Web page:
The Spink family ran The Sporting News, a weekly publication based in St. Louis, from 1886-1977. For most of that time, it covered just baseball – and did it so thoroughly that it was called “the Bible of Baseball.”

In addition to big-name columnists and team-by-team coverage, it even included major-league trade rumors and minor-league box scores.

As a kid growing up in New Jersey, I looked forward to finding the tabloid at the corner store and perusing every word. But I did not understand at that time that J. G. Taylor Spink, who served as editor and publisher for nearly half of the 20th century, apparently harbored racist sentiments.

Neither did many established journalists. In 1961, Hugh Bradley of the New York Journal American wrote, “No man has ever done so much in so many ways for the sport as has Mr. Spink. If he had not existed, organized baseball would have been forced to invent him.”

A year later, the Baseball Writers Association of America [BBWAA] created an award to be given annually “for long and meritorious service to baseball writing.” Spink, long considered a great salesman and ambassador for baseball, was named the first winner.

But that was before researchers revealed he might have been a racist. His name was removed from the annual award by the writers group Friday after more than 300 members agreed.

“This action was not taken lightly,” said BBWAA president C. Trent Rosecrans in a statement. “It was put to a vote after substantial research and conversation with and among members.”

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That research included a series of published comments criticizing Cleveland owner Bill Veeck for bringing Negro Leagues legend Satchel Paige to the major leagues in 1948. Because Paige was believed to be at least 42 at the time, Spink charged Veeck was making a travesty of the game.

Veeck responded with telegrams after each Paige performance. His typical message said: “Nine innings. Four hits. Five strikeouts. Winning pitcher Paige. Definitely in line for The Sporting News award as Rookie of the Year.”

Spink’s reply was terse. “The Sporting News will make no change in its original editorial, except to express its admiration for any pitcher – white or colored – who at Paige’s age can gain credit for five victories over a period of six weeks in any league, major or minor. But it cannot express admiration for the present-day standard of minor-league ball that makes such a showing possible.”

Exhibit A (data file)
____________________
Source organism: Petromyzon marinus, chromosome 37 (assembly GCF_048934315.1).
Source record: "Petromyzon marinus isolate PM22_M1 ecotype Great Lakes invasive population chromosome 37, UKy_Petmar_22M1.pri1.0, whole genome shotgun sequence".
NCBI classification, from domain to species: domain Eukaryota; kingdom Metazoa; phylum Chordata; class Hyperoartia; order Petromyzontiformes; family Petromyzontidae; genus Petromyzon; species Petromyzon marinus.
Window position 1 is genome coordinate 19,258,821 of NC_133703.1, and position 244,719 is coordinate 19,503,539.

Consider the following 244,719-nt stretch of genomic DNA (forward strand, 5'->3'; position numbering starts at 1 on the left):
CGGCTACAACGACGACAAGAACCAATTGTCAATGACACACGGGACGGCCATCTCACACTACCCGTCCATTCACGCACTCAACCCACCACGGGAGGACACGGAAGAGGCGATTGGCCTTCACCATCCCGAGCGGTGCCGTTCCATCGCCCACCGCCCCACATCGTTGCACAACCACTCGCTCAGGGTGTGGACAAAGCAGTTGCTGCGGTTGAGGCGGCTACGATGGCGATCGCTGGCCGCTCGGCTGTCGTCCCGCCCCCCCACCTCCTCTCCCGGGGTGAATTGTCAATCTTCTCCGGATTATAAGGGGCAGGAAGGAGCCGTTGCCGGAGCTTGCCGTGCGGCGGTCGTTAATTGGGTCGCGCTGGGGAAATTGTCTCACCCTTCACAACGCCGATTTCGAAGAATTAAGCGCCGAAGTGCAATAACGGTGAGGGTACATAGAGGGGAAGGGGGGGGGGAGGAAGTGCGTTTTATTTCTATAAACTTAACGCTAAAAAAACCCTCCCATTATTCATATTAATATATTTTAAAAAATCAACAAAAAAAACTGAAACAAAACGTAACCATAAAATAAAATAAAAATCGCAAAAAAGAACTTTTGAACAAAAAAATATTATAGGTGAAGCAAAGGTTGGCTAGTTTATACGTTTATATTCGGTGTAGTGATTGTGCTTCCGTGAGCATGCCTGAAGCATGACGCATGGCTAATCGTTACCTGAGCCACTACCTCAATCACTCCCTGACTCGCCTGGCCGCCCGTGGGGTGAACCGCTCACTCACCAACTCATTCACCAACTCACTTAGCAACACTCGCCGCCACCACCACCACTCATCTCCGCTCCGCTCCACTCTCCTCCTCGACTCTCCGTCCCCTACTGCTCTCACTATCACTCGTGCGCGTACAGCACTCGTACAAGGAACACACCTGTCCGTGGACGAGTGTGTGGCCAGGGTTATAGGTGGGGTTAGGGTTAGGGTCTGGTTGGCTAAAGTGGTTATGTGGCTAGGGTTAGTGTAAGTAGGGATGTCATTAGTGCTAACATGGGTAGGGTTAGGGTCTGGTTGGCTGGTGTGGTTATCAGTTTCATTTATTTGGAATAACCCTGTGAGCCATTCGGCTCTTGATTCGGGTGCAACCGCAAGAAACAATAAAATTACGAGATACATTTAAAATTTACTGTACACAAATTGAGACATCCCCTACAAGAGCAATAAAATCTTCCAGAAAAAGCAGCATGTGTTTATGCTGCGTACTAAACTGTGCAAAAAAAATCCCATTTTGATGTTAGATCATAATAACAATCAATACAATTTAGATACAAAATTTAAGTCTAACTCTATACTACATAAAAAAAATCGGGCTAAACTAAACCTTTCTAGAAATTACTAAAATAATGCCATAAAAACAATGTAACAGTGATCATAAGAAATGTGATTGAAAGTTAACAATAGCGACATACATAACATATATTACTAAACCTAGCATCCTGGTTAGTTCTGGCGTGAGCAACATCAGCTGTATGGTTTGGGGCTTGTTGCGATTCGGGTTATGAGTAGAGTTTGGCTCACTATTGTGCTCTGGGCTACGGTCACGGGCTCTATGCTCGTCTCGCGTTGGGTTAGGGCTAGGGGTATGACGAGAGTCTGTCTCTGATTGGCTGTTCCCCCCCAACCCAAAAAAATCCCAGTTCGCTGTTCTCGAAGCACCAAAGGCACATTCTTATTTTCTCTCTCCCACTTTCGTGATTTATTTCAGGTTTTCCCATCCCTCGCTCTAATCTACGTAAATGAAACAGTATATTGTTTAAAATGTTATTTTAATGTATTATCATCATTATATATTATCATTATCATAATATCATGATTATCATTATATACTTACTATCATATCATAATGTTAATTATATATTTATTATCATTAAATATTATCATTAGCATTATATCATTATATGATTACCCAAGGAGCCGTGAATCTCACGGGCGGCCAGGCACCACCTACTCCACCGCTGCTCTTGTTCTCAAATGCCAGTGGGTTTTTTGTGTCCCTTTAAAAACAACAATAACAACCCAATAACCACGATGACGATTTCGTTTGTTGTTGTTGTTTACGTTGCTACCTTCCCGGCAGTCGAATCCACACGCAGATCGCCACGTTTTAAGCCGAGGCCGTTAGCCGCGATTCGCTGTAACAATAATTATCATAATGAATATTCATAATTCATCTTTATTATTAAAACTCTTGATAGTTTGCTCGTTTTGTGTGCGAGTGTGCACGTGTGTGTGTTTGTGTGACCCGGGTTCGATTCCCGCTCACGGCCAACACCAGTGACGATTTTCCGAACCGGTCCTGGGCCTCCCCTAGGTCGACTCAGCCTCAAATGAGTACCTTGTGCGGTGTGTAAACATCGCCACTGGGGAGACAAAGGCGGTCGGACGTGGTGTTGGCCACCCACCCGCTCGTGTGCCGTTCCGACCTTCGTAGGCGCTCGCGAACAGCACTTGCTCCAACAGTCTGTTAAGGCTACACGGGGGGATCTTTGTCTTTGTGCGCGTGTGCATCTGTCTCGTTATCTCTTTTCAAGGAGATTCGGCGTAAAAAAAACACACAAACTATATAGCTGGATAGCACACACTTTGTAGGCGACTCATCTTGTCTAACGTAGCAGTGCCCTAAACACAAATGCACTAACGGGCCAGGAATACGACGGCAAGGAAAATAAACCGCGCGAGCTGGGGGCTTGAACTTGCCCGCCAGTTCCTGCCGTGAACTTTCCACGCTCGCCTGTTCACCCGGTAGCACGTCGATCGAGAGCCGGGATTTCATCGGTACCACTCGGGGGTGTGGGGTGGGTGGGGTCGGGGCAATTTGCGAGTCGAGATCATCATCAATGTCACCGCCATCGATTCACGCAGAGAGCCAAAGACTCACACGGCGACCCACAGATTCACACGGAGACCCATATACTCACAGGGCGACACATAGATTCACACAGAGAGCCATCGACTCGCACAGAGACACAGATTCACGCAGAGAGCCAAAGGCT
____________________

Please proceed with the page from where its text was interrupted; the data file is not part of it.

Even though vintage issues of The Sporting News have become hot items at sports memorabilia shows, the histrionics of the legendary publisher have sullied his name.

The periodical itself, now published online only, has turned on its long-time leader.

According to the BBWAA statement issued Friday, “Research showed, in the words of Ryan Fagan of The Sporting News, that Spink’s Sporting News contained ‘racist language, ugly stereotypes, and derogatory portraits of Negro League players and other black Americans during Spink’s time as publisher, especially in the era before Jackie Robinson made his MLB debut in 1947.’”

The award, now to be called the BBWAA Career Excellence Award, is given annually at the Baseball Hall of Fame on the day before player inductions. Past winners include Ring Lardner, Damon Runyon, Grantland Rice, and Red Smith, with Dick Kaegel – former editor of The Sporting News – its most recent recipient.

Removal of the Spink name from the award follows an earlier decision by the writers to erase the name of Kenesaw Mountain Landis from the Most Valuable Player award.

That decision, announced last October, was also motivated by the group’s desire to clear any identification with racism in the wake of protests by the African-American community against alleged police brutality. During his 24-year tenure as Commissioner of Baseball, Landis maintained a gentleman’s agreement among owners not to integrate the major leagues.

J.G. Taylor Spink served as publisher of The Sporting News for the entire Landis reign.